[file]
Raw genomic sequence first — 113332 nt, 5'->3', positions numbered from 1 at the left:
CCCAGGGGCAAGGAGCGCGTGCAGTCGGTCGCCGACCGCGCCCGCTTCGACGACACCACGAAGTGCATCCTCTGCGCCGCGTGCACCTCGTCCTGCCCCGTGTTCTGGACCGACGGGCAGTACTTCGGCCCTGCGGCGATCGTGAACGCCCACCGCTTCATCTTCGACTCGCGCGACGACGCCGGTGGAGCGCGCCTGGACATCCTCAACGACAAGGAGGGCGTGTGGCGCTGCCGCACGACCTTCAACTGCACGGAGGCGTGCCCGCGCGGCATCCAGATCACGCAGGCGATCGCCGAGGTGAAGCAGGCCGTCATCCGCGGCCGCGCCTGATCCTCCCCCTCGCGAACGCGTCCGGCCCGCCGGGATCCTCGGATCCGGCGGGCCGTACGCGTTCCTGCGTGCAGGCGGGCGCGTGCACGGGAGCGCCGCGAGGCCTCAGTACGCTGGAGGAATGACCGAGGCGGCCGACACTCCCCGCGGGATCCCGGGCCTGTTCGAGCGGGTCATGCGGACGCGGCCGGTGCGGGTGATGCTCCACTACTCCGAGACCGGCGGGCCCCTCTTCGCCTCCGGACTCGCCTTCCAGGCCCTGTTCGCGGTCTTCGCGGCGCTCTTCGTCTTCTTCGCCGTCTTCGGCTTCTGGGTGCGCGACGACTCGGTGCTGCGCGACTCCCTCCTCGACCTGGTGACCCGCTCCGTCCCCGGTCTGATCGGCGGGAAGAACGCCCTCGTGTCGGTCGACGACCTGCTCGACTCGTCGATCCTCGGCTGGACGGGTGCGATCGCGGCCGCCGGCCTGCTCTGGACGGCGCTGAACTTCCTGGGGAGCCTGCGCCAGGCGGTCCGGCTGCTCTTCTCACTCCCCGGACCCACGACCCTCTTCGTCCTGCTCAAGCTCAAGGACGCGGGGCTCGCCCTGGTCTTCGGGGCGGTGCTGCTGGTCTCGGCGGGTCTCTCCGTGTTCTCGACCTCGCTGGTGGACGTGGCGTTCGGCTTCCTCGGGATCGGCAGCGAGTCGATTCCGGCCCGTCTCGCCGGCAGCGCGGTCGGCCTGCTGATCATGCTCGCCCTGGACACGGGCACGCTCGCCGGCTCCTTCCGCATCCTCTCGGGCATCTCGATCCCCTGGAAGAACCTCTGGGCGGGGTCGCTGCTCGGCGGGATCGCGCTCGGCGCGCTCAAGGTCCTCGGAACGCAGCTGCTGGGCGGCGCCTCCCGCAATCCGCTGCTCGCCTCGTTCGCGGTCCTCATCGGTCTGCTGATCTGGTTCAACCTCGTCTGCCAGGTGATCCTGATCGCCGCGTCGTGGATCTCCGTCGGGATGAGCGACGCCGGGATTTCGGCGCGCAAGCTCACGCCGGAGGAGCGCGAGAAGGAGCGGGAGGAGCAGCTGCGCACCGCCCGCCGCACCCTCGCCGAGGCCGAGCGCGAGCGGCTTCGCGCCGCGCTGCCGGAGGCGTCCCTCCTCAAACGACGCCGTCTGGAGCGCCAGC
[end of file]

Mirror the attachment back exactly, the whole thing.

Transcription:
Raw genomic sequence first — 113332 nt, 5'->3', positions numbered from 1 at the left:
CCCAGGGGCAAGGAGCGCGTGCAGTCGGTCGCCGACCGCGCCCGCTTCGACGACACCACGAAGTGCATCCTCTGCGCCGCGTGCACCTCGTCCTGCCCCGTGTTCTGGACCGACGGGCAGTACTTCGGCCCTGCGGCGATCGTGAACGCCCACCGCTTCATCTTCGACTCGCGCGACGACGCCGGTGGAGCGCGCCTGGACATCCTCAACGACAAGGAGGGCGTGTGGCGCTGCCGCACGACCTTCAACTGCACGGAGGCGTGCCCGCGCGGCATCCAGATCACGCAGGCGATCGCCGAGGTGAAGCAGGCCGTCATCCGCGGCCGCGCCTGATCCTCCCCCTCGCGAACGCGTCCGGCCCGCCGGGATCCTCGGATCCGGCGGGCCGTACGCGTTCCTGCGTGCAGGCGGGCGCGTGCACGGGAGCGCCGCGAGGCCTCAGTACGCTGGAGGAATGACCGAGGCGGCCGACACTCCCCGCGGGATCCCGGGCCTGTTCGAGCGGGTCATGCGGACGCGGCCGGTGCGGGTGATGCTCCACTACTCCGAGACCGGCGGGCCCCTCTTCGCCTCCGGACTCGCCTTCCAGGCCCTGTTCGCGGTCTTCGCGGCGCTCTTCGTCTTCTTCGCCGTCTTCGGCTTCTGGGTGCGCGACGACTCGGTGCTGCGCGACTCCCTCCTCGACCTGGTGACCCGCTCCGTCCCCGGTCTGATCGGCGGGAAGAACGCCCTCGTGTCGGTCGACGACCTGCTCGACTCGTCGATCCTCGGCTGGACGGGTGCGATCGCGGCCGCCGGCCTGCTCTGGACGGCGCTGAACTTCCTGGGGAGCCTGCGCCAGGCGGTCCGGCTGCTCTTCTCACTCCCCGGACCCACGACCCTCTTCGTCCTGCTCAAGCTCAAGGACGCGGGGCTCGCCCTGGTCTTCGGGGCGGTGCTGCTGGTCTCGGCGGGTCTCTCCGTGTTCTCGACCTCGCTGGTGGACGTGGCGTTCGGCTTCCTCGGGATCGGCAGCGAGTCGATTCCGGCCCGTCTCGCCGGCAGCGCGGTCGGCCTGCTGATCATGCTCGCCCTGGACACGGGCACGCTCGCCGGCTCCTTCCGCATCCTCTCGGGCATCTCGATCCCCTGGAAGAACCTCTGGGCGGGGTCGCTGCTCGGCGGGATCGCGCTCGGCGCGCTCAAGGTCCTCGGAACGCAGCTGCTGGGCGGCGCCTCCCGCAATCCGCTGCTCGCCTCGTTCGCGGTCCTCATCGGTCTGCTGATCTGGTTCAACCTCGTCTGCCAGGTGATCCTGATCGCCGCGTCGTGGATCTCCGTCGGGATGAGCGACGCCGGGATTTCGGCGCGCAAGCTCACGCCGGAGGAGCGCGAGAAGGAGCGGGAGGAGCAGCTGCGCACCGCCCGCCGCACCCTCGCCGAGGCCGAGCGCGAGCGGCTTCGCGCCGCGCTGCCGGAGGCGTCCCTCCTCAAACGACGCCGTCTGGAGCGCCAGC